French-American Heritage Month
In the United States, July is designated as National French-American Heritage Month and was established to honor the significant contributions made to the country by people of French descent.
Honoring the Past. Celebrating the Present. Building the Future - The French-American Cultural Foundation
The French-American Cultural Foundation is committed to advancing and enhancing partnerships between France and America through initiatives in the arts, business, and sciences. We celebrate our shared culture and a way of life that emphasizes independence, creativity, and excellence.
The French In North America: 1500-1783 - W. Eccles
This vivid account of the crucial role played by the French in the Western Hemisphere chronicles the rise and fall of the French empire on the mainland of North America and the West Indies, from the arrival of the Breton, Norman and Basque fishermen on the Grand Banks around 1500 to the sale of Louisiana to the United States in 1803.
Cultural Misunderstandings: The French-American Experience - Raymonde Carroll
“Raymonde Carroll presents an intriguing and thoughtful analysis of the many ways French and Americans—and indeed any members of different cultures—can misinterpret each other, even when ostensibly speaking the same language. Cultural misunderstandings, Carroll points out, can arise even where we least expect them—in our closest relationships. The revealing vignettes that Carroll relates, and her perceptive comments, bring to light some fundamental differences in French and American presuppositions about love, friendship, and raising children, as well as such everyday activities as using the telephone or asking for information.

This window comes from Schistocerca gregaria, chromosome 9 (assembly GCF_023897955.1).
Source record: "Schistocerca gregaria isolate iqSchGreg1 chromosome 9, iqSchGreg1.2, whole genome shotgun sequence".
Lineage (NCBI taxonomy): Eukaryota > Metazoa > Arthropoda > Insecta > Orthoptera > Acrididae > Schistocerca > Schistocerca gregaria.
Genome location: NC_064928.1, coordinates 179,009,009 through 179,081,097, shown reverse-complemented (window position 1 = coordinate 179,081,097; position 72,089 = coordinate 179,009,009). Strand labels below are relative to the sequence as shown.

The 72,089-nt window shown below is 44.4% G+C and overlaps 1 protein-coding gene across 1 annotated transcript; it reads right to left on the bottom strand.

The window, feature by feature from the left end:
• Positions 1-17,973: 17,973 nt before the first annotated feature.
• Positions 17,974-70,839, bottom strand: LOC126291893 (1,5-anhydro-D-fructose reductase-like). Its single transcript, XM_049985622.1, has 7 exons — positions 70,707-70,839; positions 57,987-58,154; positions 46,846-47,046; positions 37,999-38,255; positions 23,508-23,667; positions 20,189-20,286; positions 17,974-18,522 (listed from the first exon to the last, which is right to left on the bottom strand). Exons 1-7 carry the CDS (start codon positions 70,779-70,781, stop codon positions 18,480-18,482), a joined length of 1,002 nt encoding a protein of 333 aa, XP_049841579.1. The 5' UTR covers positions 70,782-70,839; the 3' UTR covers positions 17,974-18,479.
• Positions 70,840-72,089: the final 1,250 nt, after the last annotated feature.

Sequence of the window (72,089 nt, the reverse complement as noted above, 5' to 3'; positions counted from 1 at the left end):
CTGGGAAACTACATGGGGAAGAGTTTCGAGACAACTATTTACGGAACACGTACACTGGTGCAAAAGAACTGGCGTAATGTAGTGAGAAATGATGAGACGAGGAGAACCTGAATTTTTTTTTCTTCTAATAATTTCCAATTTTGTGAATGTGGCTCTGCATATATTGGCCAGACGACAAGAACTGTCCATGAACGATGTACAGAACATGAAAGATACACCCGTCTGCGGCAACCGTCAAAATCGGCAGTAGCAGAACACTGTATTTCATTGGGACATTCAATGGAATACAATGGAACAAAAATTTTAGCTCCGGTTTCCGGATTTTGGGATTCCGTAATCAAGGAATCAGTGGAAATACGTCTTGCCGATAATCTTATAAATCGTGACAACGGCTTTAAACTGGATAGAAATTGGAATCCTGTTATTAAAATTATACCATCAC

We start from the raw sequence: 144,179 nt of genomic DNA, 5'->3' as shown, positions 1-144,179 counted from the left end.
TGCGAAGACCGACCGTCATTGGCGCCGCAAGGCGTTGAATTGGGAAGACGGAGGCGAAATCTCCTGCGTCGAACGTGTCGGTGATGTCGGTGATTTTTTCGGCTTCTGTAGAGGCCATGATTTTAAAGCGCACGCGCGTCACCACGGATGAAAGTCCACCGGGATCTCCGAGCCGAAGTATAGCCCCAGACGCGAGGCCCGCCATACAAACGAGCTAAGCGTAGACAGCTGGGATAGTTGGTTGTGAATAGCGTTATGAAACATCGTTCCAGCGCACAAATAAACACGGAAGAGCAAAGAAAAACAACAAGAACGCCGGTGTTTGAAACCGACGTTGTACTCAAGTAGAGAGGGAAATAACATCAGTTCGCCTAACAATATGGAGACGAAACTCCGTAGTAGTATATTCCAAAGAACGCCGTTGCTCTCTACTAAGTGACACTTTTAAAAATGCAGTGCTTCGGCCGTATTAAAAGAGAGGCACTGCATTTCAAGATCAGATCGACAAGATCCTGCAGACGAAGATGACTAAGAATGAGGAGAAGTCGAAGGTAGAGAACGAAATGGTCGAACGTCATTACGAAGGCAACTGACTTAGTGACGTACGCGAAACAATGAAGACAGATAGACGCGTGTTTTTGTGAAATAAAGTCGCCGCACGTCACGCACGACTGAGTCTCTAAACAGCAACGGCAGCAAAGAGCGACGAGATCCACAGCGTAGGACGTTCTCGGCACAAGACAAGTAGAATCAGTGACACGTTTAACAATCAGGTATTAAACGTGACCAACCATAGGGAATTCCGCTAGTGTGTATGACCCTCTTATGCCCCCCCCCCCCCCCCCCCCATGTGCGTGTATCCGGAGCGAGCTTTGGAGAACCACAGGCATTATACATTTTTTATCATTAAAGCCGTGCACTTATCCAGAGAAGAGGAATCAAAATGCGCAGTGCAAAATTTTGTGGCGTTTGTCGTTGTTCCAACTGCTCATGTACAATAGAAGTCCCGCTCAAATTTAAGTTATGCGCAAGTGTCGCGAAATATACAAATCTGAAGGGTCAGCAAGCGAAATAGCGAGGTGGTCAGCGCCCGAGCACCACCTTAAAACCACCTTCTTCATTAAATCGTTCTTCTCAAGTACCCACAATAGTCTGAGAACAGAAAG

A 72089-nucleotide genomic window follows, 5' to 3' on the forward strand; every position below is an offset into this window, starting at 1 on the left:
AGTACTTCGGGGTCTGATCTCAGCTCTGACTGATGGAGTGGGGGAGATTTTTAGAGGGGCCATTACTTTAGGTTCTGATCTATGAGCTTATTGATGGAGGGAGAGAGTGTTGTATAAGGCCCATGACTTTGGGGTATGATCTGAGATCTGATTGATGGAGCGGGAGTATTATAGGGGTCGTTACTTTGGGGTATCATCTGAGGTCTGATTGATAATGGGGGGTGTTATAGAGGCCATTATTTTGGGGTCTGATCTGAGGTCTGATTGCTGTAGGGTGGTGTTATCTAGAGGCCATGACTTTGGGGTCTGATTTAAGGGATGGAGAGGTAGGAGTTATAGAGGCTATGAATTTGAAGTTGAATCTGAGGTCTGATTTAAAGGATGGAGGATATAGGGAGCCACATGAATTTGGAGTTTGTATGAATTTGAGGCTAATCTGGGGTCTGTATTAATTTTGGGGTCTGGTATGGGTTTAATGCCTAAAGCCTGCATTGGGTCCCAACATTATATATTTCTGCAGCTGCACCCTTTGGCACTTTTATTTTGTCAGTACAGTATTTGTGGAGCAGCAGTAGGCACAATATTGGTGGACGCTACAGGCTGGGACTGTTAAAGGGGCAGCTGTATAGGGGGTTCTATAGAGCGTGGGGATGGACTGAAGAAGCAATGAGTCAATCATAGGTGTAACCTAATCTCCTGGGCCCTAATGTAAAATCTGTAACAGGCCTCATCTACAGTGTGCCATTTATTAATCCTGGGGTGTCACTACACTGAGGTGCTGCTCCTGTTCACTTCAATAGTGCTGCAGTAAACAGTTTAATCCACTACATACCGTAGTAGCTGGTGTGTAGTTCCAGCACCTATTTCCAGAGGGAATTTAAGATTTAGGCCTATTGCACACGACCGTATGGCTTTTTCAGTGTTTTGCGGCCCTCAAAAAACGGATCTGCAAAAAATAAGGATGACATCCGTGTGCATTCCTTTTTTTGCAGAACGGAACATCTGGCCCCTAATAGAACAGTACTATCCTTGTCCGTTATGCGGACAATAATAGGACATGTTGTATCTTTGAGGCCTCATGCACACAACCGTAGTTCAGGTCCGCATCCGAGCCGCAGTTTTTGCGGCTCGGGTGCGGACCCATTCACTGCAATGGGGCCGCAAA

Bringing France Back into American History - JSTOR Daily
“The French in North America, from Canada to the Caribbean, have traditionally been given short shrift in American and Canadian history. Yet the influence of the French is clearly present. Fifteen U.S. state names are of French origin, or are from Native American words as rendered or transcribed by the French (like Illinois). The Cajun culture of Louisiana is famous. Even in Maine, Vermont, and New Hampshire, French is still a common language, after English and Spanish. (Jack Kerouac, born in 1922 in Lowell, Massachusetts, to parents who migrated south from Quebec, spoke French until he was six and is said to have not been fluent in English until he was a teen.)”
From Le Marquis de la Fayette to the creation of the French Caucus, this video from the Embassy of France in Washington explores the symbols of French-American friendship throughout the city of Washington DC.
The Land of Desire: French History and Culture - Apple Podcasts
French history is wacky, wonderful - and seriously weird. If the only thing you know about French history is that you hated reading A Tale of Two Cities in high school, pour yourself a glass of pinot noir and get ready for a wild ride. Learn about the time France ran out of cows - and figured out how to eat zebras. Learn about the eccentric national hero keeping bees on top of the Louvre. Learn about the revolution which fought for brotherhood, equality, and a national holiday for marshmallows!
The Franco-American Alliance 1778 - In Our Time: History - BBC Radio
Melvyn Bragg and guests discuss the treaties France entered into with the United States of America in 1778, to give open support to the USA in its revolutionary war against Britain and to promote French trade across the Atlantic. This alliance had profound consequences for all three.
New France: The End of an Era (1647-1663) - The Other States of America History Podcast
The people of New France witness the utter desolation of many of their Native allies, only to find themselves living under the constant siege of the Haudenosaunee. Desperate pleas to New England to start a Holy War against the Iroquois fall on deaf ears as the English leave the French to fend for themselves. Martyrs and Heroines are made, visions and signs of the end times abound.
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